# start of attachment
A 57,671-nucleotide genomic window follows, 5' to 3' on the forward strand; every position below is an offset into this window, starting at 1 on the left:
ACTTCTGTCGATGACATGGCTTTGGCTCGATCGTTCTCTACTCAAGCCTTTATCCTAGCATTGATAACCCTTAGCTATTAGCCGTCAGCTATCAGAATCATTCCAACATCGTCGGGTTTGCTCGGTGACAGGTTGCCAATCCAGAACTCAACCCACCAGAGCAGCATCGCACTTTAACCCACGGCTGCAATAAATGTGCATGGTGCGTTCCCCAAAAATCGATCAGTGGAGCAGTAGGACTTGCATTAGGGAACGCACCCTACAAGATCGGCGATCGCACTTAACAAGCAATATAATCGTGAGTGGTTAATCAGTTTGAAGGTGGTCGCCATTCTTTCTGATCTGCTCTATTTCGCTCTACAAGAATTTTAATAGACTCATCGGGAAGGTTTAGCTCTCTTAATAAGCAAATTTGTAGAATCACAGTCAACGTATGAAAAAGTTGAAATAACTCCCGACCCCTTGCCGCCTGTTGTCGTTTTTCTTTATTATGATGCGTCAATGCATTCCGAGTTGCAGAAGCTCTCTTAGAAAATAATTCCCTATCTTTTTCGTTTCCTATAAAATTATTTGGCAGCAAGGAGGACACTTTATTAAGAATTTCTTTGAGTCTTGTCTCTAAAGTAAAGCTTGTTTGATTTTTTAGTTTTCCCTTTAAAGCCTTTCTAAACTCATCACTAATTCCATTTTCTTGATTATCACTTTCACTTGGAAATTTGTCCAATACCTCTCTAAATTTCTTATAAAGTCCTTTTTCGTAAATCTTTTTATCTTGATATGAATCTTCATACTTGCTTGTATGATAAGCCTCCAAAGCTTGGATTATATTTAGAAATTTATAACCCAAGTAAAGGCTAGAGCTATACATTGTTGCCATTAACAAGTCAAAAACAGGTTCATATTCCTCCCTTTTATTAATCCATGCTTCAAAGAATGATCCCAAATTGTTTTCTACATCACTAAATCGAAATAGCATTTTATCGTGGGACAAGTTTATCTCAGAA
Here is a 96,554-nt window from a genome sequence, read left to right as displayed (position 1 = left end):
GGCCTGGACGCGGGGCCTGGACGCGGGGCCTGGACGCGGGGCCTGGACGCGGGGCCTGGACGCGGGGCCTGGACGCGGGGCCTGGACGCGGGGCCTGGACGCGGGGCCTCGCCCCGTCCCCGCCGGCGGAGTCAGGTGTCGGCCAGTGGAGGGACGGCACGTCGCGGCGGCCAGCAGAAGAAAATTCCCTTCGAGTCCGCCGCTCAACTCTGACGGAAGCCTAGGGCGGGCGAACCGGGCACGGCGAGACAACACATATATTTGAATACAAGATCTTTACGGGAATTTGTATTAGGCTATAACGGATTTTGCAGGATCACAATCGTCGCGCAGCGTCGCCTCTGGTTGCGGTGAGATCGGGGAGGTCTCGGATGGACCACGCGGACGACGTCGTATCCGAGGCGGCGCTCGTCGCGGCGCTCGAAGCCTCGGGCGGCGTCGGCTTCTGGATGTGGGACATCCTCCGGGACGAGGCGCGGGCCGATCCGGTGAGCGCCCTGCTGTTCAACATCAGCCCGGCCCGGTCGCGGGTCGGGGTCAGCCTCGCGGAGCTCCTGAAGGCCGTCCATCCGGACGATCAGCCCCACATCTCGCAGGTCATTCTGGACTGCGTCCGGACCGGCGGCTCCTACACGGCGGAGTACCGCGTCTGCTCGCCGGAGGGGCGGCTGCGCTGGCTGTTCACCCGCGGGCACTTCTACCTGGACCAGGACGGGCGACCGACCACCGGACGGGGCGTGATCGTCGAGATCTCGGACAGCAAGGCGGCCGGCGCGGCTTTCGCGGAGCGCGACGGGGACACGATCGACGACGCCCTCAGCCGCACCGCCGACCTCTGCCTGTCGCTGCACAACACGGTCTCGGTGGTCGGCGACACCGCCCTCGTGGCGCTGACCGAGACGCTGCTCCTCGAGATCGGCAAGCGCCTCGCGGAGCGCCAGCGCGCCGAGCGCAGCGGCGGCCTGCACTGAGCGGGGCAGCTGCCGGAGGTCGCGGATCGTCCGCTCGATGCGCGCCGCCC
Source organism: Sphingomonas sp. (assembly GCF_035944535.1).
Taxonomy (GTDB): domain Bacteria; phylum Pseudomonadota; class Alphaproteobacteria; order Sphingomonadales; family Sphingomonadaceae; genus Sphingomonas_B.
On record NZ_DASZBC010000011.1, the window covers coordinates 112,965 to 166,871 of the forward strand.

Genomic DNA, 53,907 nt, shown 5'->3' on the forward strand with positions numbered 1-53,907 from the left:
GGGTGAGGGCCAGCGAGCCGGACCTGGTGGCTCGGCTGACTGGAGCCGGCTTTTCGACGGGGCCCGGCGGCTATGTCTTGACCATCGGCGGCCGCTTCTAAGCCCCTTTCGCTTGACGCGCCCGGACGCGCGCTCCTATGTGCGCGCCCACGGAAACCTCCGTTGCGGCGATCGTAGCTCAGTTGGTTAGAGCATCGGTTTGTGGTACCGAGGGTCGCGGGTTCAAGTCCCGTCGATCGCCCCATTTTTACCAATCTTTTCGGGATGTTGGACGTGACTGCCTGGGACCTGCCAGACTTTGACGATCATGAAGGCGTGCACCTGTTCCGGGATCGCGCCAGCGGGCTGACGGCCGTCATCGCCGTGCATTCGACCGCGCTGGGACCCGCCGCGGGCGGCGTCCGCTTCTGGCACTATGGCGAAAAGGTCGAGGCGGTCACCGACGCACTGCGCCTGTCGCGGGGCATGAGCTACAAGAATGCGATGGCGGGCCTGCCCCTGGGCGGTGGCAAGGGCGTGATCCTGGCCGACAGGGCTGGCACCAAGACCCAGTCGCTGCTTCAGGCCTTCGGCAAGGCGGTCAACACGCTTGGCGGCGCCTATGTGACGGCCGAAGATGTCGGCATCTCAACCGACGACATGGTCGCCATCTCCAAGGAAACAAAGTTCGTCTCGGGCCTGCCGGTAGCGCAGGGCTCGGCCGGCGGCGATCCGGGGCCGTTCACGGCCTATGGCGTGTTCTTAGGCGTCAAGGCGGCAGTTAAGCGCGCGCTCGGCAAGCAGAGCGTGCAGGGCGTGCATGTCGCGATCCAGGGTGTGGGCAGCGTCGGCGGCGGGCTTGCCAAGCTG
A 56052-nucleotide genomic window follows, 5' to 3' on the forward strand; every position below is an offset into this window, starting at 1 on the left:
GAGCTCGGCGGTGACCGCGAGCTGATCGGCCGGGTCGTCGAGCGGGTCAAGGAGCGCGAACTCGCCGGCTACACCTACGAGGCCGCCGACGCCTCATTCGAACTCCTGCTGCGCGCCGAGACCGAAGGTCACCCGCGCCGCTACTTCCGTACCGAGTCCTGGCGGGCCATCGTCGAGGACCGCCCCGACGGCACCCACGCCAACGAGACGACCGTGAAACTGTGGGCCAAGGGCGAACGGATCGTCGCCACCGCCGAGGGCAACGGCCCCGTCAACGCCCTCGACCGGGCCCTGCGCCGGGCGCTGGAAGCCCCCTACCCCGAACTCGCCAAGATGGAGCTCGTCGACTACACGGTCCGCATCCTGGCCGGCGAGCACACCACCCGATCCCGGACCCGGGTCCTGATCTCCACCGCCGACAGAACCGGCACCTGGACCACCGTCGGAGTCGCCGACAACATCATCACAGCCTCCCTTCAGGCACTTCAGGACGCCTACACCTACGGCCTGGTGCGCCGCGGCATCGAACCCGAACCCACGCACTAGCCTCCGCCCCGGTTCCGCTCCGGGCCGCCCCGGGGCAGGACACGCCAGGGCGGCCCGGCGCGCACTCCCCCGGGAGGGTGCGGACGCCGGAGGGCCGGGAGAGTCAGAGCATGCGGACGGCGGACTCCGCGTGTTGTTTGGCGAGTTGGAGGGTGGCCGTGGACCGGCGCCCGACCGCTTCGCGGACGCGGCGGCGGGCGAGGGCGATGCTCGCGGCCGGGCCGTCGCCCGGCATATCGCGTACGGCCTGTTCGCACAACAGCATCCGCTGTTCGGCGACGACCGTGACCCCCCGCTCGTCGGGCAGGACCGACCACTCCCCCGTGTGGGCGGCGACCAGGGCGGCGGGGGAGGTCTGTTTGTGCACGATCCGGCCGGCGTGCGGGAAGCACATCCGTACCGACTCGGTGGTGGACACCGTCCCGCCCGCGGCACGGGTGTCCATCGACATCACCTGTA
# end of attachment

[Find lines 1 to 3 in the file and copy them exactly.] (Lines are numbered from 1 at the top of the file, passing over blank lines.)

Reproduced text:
A 57,671-nucleotide genomic window follows, 5' to 3' on the forward strand; every position below is an offset into this window, starting at 1 on the left:
ACTTCTGTCGATGACATGGCTTTGGCTCGATCGTTCTCTACTCAAGCCTTTATCCTAGCATTGATAACCCTTAGCTATTAGCCGTCAGCTATCAGAATCATTCCAACATCGTCGGGTTTGCTCGGTGACAGGTTGCCAATCCAGAACTCAACCCACCAGAGCAGCATCGCACTTTAACCCACGGCTGCAATAAATGTGCATGGTGCGTTCCCCAAAAATCGATCAGTGGAGCAGTAGGACTTGCATTAGGGAACGCACCCTACAAGATCGGCGATCGCACTTAACAAGCAATATAATCGTGAGTGGTTAATCAGTTTGAAGGTGGTCGCCATTCTTTCTGATCTGCTCTATTTCGCTCTACAAGAATTTTAATAGACTCATCGGGAAGGTTTAGCTCTCTTAATAAGCAAATTTGTAGAATCACAGTCAACGTATGAAAAAGTTGAAATAACTCCCGACCCCTTGCCGCCTGTTGTCGTTTTTCTTTATTATGATGCGTCAATGCATTCCGAGTTGCAGAAGCTCTCTTAGAAAATAATTCCCTATCTTTTTCGTTTCCTATAAAATTATTTGGCAGCAAGGAGGACACTTTATTAAGAATTTCTTTGAGTCTTGTCTCTAAAGTAAAGCTTGTTTGATTTTTTAGTTTTCCCTTTAAAGCCTTTCTAAACTCATCACTAATTCCATTTTCTTGATTATCACTTTCACTTGGAAATTTGTCCAATACCTCTCTAAATTTCTTATAAAGTCCTTTTTCGTAAATCTTTTTATCTTGATATGAATCTTCATACTTGCTTGTATGATAAGCCTCCAAAGCTTGGATTATATTTAGAAATTTATAACCCAAGTAAAGGCTAGAGCTATACATTGTTGCCATTAACAAGTCAAAAACAGGTTCATATTCCTCCCTTTTATTAATCCATGCTTCAAAGAATGATCCCAAATTGTTTTCTACATCACTAAATCGAAATAGCATTTTATCGTGGGACAAGTTTATCTCAGAA
Here is a 96,554-nt window from a genome sequence, read left to right as displayed (position 1 = left end):